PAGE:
Latin America & Caribbean

Colombian families flee criminal gangs as Farc leaves, says UN

FARC guerrillas column arriving to hand on their weapons in Buenos Aires, Cauca department, Colombia on January 1, 2017. Image copyright AFP
Image caption Farc guerrillas have almost all arrived in their concentration zones across the country

Families on Colombia's border with Venezuela have been displaced by criminal former paramilitary groups trying to fill the vacuum left by the departure of Farc rebels, the UN says.

Officials said 96 families in the northern region of Norte de Santander had fled their homes.

Some crossed the border into Venezuela and others went to refuges in local Colombian towns, the UN said.

The government has denied any families have been forced across the border.

Foreign Minister Maria Angela Holguin was quoted by local media as saying there was "no certainty of any such displacement" although she conceded that there had been some internal displacement in the Norte de Santander area.

Image copyright Reuters
Image caption The Colombian military is reported to be finding it difficult to take over in more isolated regions because of the problems of terrain and lack of access

The UN said tension was high in the area and they feared more families could flee.

According to the UN, various groups operate or have operated in the region: the Farc, Colombia's second largest guerrilla group, the ELN, and criminal and former paramilitary groups.

Officials said people are fleeing because illegal armed groups are trying to take over the mining and cocaine trade which had provided the Farc with an income.

Norte de Santander has emerged as the country's main hub for coca cultivation.

Last week peasant farmer organisations in the region around Catatumbo blocked the demobilisation of Farc units saying that their departure would leave them unprotected as the paramilitary groups gathered nearby.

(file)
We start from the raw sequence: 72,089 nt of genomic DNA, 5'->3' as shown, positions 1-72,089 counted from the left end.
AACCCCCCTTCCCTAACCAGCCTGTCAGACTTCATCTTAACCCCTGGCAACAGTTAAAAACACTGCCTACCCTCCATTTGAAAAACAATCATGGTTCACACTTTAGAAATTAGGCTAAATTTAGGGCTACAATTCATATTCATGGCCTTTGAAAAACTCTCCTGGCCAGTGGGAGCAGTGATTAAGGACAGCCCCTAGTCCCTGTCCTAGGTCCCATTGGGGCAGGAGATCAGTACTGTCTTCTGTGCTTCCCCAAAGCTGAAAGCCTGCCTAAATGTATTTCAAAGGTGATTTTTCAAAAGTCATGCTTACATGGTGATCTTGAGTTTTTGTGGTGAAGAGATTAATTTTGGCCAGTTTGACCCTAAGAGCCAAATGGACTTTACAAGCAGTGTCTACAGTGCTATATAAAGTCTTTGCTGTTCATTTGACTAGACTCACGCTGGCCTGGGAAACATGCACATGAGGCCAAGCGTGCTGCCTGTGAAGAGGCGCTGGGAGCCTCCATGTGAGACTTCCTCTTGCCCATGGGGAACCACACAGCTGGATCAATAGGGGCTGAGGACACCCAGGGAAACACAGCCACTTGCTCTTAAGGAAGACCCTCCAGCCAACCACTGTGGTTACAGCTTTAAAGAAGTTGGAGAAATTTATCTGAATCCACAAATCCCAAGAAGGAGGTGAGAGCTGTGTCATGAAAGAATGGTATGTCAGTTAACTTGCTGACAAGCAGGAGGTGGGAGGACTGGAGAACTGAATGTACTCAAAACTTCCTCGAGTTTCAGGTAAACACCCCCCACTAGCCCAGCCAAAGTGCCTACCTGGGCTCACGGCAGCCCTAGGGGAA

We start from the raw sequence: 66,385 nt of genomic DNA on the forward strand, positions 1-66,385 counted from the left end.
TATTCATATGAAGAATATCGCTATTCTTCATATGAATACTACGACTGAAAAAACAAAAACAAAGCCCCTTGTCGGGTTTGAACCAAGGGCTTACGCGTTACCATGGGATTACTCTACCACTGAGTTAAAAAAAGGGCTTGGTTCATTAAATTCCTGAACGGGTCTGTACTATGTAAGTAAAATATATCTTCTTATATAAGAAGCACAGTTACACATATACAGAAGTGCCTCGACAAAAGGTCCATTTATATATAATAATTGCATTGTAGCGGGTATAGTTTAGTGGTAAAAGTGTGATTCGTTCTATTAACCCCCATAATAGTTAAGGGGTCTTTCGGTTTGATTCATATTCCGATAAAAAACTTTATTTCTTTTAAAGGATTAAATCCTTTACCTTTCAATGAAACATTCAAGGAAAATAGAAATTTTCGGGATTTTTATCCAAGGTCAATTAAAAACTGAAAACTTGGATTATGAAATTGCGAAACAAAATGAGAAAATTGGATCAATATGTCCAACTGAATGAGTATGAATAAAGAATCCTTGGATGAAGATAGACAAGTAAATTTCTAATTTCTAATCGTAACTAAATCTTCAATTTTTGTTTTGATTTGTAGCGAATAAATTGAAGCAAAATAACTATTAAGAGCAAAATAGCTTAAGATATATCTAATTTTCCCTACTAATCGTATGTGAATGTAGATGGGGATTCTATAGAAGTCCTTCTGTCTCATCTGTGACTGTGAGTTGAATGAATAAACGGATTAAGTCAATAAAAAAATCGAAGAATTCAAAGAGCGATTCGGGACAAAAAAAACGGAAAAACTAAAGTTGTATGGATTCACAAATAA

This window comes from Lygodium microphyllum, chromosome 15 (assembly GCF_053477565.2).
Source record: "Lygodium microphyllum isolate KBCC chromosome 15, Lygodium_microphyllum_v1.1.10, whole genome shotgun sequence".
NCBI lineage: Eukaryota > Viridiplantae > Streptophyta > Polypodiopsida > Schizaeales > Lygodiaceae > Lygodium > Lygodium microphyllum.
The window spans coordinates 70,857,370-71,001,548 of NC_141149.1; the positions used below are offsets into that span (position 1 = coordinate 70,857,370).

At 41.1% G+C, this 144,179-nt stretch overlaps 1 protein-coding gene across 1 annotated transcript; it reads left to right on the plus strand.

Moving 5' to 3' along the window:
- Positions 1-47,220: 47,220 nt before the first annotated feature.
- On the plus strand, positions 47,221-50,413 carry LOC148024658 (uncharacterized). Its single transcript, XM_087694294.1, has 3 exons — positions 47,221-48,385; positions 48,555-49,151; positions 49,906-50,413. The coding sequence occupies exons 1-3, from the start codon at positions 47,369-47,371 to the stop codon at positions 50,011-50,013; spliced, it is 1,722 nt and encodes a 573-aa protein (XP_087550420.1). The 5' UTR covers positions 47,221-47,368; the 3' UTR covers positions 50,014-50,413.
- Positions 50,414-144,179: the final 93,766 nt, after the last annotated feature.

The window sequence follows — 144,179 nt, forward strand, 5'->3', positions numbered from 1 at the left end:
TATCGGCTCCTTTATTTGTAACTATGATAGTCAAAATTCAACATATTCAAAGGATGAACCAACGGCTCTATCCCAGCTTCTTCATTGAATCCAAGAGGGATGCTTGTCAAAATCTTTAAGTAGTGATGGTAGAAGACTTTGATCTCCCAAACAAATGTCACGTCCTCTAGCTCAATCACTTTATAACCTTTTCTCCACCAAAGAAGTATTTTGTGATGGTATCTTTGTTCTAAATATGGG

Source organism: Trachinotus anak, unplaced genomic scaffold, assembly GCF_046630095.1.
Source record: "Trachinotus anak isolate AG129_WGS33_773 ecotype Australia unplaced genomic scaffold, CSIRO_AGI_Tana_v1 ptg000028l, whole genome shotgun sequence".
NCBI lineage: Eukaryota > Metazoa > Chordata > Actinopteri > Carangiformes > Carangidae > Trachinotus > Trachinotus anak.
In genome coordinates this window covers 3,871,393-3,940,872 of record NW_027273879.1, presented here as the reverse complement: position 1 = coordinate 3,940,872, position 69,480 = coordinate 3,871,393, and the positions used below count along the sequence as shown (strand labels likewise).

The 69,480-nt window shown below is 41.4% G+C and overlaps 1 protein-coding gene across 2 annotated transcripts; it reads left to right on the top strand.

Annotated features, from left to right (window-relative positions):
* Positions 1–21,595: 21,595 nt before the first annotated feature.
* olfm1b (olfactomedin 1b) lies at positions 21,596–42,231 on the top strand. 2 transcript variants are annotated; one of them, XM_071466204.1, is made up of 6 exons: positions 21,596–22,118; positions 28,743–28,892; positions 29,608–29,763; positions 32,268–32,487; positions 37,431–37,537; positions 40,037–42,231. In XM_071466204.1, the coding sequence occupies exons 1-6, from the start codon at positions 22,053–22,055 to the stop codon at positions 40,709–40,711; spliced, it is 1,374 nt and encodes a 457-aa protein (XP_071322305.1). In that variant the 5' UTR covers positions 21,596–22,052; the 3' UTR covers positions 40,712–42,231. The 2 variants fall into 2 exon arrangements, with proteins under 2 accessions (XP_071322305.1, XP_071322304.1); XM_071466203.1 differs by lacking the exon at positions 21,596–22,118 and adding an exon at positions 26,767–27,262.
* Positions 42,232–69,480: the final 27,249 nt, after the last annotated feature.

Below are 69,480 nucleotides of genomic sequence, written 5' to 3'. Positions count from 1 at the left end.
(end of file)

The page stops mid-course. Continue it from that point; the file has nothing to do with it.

There have also been reports by local communities of an increased presence of criminal groups in at least three other departments: Antioquia, Uraba and Choco.

The Farc - which signed a peace accord with the government last year - has largely left towns and rural areas it occupied and most of the fighters have gathered in 26 concentration zones under the watch of a multinational commission.

The Colombian military is finding it difficult to take control in more isolated regions because of the problems of terrain and lack of access, the government's Peace and Reconciliation Foundation says.

The Farc is expected to hand over its arms by the end of May.

It has agreed to co-operate with investigations into drug trafficking and war crimes.

The armed conflict in Colombia has resulted in more than 220,000 deaths and 40,000 people missing over the past 50 years.

All sides have been accused of war crimes including massacres, torture and rape.

More than six million people have been displaced - the second highest number in the world after Syria.

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